Only a few bits today, but nice ones none the less…
Urdu was the Lingua Franca of British India, with so many races making up the country with so many dialects Urdu allowed a simple language for the military and civil administration to use when communicating with the indigenous population. So vital was an understanding of the language that all civil servants and Indian Army officers had to learn it and pass an examination or face being returned to the UK and unemployment.
To meet this demand for Urdu, specialist textbooks were produced (replacing the native mistresses that filled the position of language tutor in the late eighteenth century!) and a nationwide standard examination introduced. The first of the textbooks is dated 1941 and is a buff hardback book published in Delhi:
Rather than a book on language, this textbook covers the cultural differences between the different Indian Races in the form of conversations between a British Officer and an Indian Sepoy:
The contents pages highlights the different races covered from The Pathans to The Dogras and from the Ghurkhas to the Rajputs:
The second book is dated 1937 and has a red hardback cover. It has a cover title in Urdu and English:
Inside the book is entirely in Urdu:
As I don’t read Urdu, I checked with a work colleague and the book is identical in content with the buff book. Presumably the idea was to read the two together so you picked up the Urdu at the same time you learnt about the tribes. I am told that the standard of Urdu is very high and this implies that the officer learning Urdu would have had to do it with a tutor rather than self taught. It also shows the high standards the Indian administration expected of its recruits.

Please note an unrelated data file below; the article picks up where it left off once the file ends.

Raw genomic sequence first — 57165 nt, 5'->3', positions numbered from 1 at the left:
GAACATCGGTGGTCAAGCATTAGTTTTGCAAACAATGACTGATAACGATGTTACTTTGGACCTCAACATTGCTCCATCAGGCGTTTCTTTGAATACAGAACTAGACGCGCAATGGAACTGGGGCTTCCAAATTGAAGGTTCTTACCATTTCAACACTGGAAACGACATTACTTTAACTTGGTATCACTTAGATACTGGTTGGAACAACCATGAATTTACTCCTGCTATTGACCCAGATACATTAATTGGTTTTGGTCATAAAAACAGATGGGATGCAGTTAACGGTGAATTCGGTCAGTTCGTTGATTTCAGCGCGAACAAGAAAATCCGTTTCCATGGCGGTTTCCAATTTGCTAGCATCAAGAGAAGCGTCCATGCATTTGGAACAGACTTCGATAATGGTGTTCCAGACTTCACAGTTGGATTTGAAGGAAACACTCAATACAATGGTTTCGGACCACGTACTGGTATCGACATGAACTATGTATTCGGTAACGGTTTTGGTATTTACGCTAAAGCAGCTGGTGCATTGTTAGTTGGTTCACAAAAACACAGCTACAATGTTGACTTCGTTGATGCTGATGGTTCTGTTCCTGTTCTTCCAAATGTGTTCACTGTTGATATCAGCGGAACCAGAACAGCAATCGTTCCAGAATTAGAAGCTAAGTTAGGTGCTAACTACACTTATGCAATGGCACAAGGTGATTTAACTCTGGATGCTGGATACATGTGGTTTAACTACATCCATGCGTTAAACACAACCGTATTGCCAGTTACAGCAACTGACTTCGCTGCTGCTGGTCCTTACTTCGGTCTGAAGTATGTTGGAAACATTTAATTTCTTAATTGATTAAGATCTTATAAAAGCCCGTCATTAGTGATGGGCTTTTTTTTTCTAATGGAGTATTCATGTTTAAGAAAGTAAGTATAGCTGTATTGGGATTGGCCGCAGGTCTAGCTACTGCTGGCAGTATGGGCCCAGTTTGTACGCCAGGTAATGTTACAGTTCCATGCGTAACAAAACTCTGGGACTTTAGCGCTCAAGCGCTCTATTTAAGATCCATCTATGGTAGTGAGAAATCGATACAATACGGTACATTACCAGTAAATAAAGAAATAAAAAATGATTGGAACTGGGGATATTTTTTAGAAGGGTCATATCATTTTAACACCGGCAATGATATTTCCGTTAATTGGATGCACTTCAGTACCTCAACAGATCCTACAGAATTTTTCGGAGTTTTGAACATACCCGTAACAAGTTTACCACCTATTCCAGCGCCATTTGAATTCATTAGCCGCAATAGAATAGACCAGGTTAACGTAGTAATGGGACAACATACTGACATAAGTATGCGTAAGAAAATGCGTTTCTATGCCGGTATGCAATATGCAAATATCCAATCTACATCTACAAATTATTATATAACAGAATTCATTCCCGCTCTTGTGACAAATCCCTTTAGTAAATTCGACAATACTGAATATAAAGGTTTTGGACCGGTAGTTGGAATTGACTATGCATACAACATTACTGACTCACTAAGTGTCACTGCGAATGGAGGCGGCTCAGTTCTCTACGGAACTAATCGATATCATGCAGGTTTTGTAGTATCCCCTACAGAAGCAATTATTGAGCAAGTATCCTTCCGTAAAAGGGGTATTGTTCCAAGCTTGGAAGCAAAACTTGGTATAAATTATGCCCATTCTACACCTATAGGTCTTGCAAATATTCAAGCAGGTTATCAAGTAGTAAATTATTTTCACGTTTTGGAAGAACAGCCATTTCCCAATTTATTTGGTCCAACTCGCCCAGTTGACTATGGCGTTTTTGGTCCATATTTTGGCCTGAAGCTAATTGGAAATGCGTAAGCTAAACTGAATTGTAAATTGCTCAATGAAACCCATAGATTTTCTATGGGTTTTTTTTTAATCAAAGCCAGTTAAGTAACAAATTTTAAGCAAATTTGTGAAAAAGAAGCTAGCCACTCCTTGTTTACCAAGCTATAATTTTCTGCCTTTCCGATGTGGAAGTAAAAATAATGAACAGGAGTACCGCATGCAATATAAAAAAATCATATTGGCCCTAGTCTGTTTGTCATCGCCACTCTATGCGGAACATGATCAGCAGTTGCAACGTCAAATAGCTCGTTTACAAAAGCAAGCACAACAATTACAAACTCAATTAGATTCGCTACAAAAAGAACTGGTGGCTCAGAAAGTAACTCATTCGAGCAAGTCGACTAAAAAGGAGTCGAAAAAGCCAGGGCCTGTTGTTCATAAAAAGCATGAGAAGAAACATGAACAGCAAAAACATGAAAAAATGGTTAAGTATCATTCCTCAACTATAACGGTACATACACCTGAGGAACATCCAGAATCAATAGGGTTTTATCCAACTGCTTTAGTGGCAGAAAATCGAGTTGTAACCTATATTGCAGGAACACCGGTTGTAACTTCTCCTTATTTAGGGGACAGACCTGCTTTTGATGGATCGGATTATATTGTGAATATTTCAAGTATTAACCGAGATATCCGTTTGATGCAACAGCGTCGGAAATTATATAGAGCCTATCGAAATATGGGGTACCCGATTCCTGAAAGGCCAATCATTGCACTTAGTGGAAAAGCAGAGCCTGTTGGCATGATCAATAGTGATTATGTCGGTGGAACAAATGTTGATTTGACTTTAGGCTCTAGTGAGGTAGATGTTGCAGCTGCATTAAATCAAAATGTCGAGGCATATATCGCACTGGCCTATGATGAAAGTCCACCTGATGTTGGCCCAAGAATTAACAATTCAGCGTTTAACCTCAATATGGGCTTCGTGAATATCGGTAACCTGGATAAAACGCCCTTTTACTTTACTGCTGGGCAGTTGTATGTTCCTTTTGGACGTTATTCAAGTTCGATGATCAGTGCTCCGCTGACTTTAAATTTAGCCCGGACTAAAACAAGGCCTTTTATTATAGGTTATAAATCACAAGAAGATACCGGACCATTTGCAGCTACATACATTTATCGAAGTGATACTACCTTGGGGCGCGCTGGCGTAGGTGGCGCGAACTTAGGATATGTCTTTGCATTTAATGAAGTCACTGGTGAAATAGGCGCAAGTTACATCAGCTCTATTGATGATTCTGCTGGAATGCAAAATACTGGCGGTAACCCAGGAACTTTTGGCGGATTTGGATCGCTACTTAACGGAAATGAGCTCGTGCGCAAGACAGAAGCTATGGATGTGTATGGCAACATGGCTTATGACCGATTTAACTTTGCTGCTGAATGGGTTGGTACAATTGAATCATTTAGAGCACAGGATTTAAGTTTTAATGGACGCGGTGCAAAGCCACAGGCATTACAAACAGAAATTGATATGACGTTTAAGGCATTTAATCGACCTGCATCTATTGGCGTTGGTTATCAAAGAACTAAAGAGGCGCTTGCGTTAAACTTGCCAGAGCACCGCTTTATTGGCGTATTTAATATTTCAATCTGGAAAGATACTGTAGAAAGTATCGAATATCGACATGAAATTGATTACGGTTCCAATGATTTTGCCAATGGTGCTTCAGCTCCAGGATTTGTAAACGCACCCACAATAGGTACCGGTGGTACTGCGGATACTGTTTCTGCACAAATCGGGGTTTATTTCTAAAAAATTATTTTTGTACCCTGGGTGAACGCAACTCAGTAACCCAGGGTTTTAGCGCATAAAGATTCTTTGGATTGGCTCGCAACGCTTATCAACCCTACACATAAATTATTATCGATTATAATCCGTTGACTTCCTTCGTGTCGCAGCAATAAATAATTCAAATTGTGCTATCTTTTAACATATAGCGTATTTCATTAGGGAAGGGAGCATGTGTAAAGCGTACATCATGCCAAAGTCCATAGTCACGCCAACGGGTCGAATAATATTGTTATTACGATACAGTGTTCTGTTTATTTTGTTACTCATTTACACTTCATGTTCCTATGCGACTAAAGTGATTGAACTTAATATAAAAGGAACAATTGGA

This little photograph, in a period frame, is of a lieutenant in the Royal Army Pay Corps. It looks to be taken in the latter stages of WW2 and the photographer’s details indicate it was taken in Barnsley. Beyond that I have no further details on who he was or where he was stationed:
I will be honest, I am not sure about this one. The Commando Rucksack was introduced in the early part of the Second World War to give troops a large and comfortable bag to use on operations. It was originally produced in tan (I already have one of these) and later in green. The problem for collectors is that the basic design of bag was used for a very long time, there are numerous variations and it was copied by foreign armies and civilian manufacturers post war. Bearing all that in mind the best way to date these rucksacks is by the acceptance stamps inside them…however these are often damaged, faded or missing. I bought this example for £3 this morning. It is damaged and rather dirty but seems to be mainly complete:
In this case I am confident in saying the bag is post war- it has green vinyl waterproofing inside it:
And the zips are marked ‘Made in France’:
Beyond that I cannot say if it is British, Civilian or made for an overseas army. The heavy duty leather work suggests a military role, as does the addition of padding in the form of an old army towel and socks to the pressure points on the frame:
My plan at the moment is to clean up the bag and see if any more markings appear, and to post photographs online on the forums to see if anyone else can make a positive identification. For the price I paid I felt it worth a punt and I think it would benefit further investigation.